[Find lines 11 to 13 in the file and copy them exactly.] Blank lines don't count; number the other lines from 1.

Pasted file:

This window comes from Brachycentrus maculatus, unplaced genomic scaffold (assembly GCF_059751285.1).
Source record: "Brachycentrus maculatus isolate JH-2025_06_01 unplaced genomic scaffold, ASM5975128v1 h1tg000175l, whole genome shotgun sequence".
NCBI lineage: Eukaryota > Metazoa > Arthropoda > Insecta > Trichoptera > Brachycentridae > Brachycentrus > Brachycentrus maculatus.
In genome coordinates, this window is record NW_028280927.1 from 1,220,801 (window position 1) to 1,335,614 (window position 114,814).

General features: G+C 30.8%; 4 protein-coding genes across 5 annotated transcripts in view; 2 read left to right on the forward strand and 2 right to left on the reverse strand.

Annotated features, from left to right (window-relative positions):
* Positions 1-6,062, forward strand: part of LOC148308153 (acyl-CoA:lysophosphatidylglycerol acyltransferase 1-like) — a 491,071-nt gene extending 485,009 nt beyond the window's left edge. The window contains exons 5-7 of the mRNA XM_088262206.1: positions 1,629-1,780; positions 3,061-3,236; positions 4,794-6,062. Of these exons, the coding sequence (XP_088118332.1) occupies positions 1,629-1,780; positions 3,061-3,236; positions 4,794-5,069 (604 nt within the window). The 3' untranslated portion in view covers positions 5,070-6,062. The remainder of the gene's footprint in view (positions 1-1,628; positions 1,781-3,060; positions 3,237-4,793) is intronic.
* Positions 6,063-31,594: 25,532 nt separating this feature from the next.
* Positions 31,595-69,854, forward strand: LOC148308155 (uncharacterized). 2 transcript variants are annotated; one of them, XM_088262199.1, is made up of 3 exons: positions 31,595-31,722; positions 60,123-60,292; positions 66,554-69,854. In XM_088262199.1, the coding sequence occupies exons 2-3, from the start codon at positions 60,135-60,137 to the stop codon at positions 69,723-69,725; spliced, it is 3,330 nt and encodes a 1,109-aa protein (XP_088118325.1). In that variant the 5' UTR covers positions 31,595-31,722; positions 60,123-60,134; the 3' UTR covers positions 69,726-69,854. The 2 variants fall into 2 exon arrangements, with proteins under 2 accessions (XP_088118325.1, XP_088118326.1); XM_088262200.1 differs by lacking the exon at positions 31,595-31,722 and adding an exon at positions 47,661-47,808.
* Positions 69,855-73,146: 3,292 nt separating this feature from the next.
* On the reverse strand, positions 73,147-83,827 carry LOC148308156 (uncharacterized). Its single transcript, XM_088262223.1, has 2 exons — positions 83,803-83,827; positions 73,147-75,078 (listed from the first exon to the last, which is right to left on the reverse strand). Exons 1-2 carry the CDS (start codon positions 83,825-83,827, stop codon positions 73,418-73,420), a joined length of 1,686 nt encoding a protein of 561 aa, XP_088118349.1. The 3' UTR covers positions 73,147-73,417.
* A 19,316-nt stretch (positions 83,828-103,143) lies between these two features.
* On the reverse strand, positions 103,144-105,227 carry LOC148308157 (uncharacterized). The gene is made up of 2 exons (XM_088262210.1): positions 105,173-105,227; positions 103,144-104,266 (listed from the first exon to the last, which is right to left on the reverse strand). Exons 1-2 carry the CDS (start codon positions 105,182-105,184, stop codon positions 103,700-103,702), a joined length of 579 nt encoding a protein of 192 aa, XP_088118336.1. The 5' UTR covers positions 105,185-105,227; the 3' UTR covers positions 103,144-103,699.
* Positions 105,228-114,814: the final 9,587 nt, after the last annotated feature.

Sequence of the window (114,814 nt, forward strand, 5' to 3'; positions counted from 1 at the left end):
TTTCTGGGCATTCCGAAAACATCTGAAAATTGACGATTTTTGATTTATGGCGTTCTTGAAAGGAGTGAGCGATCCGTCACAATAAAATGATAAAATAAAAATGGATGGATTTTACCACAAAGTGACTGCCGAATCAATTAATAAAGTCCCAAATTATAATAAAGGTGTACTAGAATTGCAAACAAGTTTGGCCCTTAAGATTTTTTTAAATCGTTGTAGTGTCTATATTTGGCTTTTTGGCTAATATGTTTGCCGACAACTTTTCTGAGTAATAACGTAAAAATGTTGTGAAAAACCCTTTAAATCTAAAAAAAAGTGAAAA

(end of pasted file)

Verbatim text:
* On the reverse strand, positions 73,147-83,827 carry LOC148308156 (uncharacterized). Its single transcript, XM_088262223.1, has 2 exons — positions 83,803-83,827; positions 73,147-75,078 (listed from the first exon to the last, which is right to left on the reverse strand). Exons 1-2 carry the CDS (start codon positions 83,825-83,827, stop codon positions 73,418-73,420), a joined length of 1,686 nt encoding a protein of 561 aa, XP_088118349.1. The 3' UTR covers positions 73,147-73,417.
* A 19,316-nt stretch (positions 83,828-103,143) lies between these two features.
* On the reverse strand, positions 103,144-105,227 carry LOC148308157 (uncharacterized). The gene is made up of 2 exons (XM_088262210.1): positions 105,173-105,227; positions 103,144-104,266 (listed from the first exon to the last, which is right to left on the reverse strand). Exons 1-2 carry the CDS (start codon positions 105,182-105,184, stop codon positions 103,700-103,702), a joined length of 579 nt encoding a protein of 192 aa, XP_088118336.1. The 5' UTR covers positions 105,185-105,227; the 3' UTR covers positions 103,144-103,699.